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Fillers (or filling machines) are used for packaging, mainly for food/beverage but for other products as well. These are used to fill either a bottle or a pouch, depending on the product.
There are several types of fillers used by the packaging industry. The following are the most common:
- Auger/agitator flling machines: designed to fill dry mixes, such as flour and sugar. The fillers have a hopper shaped like a cone that holds the mix and puts it in a pouch using an auger screw that is controlled by the agitator. The mix is filled in a pouch that is made of paper or poly that is formed in a collar and the pouch gets sealed by a series of heaters and dies.
- Flow filling machines: designed for liquids, oils, and thin food products. These fillers are designed when they fill a bottle or tub that enters the machine, the ejects the open bottle back onto another conveyor for sealing.
- Tablet fillers: These are designed for products that are counted by pieces instead of weight. These are designed for small bottles (similar to some of the flow fillers), but the hopper of the filler is set up to permit scan counting of tablets or candy pieces.
- Positive displacement pump fillers: positive displacement, pump filling machines easily handle a wide range of container sizes, fill volumes and product types. While originally designed for filling creams, gels and lotions these fillers also handle water thin and heavy paste products. Some of the products this machine easily fills are cosmetic creams, heavy sauces, thick shampoo and hair conditioners, honey, hair gels, paste cleaners, and car wax. With simple tool-less cleaning and our PLC control system, product changeover is fast and easy making these our most versatile fillers.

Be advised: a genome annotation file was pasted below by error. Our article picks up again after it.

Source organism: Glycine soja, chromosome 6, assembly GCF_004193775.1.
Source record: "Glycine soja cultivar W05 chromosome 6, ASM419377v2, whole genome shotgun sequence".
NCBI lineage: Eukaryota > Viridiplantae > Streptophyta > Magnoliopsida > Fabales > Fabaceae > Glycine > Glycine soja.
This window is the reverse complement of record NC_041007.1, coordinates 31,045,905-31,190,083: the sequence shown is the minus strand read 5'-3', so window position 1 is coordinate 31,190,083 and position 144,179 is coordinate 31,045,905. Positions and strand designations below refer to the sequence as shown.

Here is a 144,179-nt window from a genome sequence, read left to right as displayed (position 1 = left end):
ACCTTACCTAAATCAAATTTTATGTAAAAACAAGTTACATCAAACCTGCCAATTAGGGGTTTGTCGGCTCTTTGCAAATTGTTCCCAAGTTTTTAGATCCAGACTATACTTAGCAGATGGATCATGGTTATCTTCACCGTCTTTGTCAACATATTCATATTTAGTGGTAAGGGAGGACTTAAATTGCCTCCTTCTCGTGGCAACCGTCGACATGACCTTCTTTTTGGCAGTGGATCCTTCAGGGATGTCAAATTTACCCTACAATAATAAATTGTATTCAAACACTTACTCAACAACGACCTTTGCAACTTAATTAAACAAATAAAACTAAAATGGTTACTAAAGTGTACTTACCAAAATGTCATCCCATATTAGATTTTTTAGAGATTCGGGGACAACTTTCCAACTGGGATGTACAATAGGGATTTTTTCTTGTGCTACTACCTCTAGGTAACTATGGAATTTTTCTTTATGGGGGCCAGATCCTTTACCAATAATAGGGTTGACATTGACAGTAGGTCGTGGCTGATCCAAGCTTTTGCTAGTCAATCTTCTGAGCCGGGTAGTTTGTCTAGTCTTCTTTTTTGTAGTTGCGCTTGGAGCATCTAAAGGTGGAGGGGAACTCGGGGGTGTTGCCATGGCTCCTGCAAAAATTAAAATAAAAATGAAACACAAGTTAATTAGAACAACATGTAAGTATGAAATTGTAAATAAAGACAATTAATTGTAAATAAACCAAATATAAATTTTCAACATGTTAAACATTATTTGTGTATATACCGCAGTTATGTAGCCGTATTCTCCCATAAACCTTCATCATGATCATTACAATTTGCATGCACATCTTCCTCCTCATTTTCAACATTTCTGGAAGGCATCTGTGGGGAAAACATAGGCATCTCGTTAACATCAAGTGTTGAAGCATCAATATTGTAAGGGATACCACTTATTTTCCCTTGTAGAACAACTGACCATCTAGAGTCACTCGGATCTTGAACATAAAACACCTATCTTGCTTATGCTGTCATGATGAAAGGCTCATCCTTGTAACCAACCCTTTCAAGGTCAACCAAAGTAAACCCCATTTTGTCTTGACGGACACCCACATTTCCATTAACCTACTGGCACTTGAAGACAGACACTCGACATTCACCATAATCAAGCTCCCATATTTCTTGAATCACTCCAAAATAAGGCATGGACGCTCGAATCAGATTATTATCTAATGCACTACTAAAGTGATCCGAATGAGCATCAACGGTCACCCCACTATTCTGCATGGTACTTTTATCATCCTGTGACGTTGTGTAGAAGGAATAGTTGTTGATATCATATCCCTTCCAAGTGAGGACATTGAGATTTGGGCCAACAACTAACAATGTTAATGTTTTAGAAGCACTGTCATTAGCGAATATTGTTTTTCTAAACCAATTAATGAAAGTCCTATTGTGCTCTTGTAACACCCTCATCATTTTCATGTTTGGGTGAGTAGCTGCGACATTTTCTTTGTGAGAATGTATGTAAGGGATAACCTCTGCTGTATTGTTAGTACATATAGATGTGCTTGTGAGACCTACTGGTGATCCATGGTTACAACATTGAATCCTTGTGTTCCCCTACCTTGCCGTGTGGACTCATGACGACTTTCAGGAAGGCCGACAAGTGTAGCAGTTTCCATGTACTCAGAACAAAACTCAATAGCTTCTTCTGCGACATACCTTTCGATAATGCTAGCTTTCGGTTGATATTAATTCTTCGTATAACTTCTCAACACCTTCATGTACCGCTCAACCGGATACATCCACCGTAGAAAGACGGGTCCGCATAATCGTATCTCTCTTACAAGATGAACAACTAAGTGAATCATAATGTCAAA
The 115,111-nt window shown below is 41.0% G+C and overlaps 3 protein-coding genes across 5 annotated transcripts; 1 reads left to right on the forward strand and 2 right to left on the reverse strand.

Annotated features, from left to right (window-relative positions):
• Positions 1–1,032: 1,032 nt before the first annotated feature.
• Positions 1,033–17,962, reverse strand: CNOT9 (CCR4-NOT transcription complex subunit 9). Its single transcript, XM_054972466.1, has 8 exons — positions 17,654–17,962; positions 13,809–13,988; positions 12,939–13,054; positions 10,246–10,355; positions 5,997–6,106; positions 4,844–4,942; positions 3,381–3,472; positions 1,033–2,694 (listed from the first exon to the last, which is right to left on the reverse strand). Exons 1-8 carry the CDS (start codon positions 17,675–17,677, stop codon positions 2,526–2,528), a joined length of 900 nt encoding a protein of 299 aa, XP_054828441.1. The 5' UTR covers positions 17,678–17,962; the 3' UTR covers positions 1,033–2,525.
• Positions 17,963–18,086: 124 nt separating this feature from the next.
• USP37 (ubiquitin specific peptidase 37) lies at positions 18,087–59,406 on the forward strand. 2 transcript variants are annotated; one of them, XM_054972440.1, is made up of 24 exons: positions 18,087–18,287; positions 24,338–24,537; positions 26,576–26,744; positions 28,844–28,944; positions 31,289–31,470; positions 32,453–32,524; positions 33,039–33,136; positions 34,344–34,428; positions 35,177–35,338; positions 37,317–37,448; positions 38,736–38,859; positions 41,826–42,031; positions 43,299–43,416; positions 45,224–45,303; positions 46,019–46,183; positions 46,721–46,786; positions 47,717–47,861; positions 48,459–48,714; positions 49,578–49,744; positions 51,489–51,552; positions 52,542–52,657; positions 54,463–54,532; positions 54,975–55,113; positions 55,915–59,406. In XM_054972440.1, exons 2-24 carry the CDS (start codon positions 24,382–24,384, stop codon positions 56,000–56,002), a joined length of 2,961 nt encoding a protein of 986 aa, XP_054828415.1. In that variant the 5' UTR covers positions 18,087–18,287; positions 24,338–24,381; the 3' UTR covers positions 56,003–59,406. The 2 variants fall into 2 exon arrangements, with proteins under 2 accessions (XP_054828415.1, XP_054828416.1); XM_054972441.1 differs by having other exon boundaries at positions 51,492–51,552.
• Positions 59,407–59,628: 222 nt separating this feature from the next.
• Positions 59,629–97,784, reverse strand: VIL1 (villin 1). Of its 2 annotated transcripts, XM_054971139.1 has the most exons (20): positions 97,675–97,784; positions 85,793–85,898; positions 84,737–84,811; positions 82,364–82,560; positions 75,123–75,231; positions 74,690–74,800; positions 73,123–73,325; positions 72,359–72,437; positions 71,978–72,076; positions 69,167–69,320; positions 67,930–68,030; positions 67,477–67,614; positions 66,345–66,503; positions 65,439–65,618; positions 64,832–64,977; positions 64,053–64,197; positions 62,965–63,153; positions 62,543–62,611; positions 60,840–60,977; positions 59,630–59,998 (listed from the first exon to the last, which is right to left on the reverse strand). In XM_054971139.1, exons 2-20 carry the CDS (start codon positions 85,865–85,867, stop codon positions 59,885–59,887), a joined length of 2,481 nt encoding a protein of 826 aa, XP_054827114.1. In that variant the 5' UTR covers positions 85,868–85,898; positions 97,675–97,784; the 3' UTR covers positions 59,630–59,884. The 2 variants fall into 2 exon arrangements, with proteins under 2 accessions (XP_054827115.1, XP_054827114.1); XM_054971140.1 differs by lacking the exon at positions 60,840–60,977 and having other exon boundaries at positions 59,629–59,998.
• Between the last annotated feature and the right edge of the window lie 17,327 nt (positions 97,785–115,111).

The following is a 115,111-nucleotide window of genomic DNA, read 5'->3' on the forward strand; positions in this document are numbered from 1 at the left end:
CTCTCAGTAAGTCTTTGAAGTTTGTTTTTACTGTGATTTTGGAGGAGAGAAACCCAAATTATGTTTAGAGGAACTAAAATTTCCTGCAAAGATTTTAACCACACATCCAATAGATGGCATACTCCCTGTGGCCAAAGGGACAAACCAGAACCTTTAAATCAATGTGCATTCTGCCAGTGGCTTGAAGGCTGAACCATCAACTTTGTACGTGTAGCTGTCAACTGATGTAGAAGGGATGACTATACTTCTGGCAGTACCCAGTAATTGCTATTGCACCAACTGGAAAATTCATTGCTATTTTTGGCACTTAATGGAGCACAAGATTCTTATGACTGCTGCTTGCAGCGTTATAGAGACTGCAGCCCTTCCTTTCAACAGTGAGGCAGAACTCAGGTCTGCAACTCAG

- "Filling Machine Selection Guide". Inline Filling Systems. Retrieved 24 May 2014.
- "Types of Packing Machine Applications". Econocorp. Retrieved 5 July 2014.
- Soroka, W, "Fundamentals of Packaging Technology", IoPP, 2002, ISBN 1-930268-25-4
- Yam, K. L., "Encyclopedia of Packaging Technology", John Wiley & Sons, 2009, ISBN 978-0-470-08704-6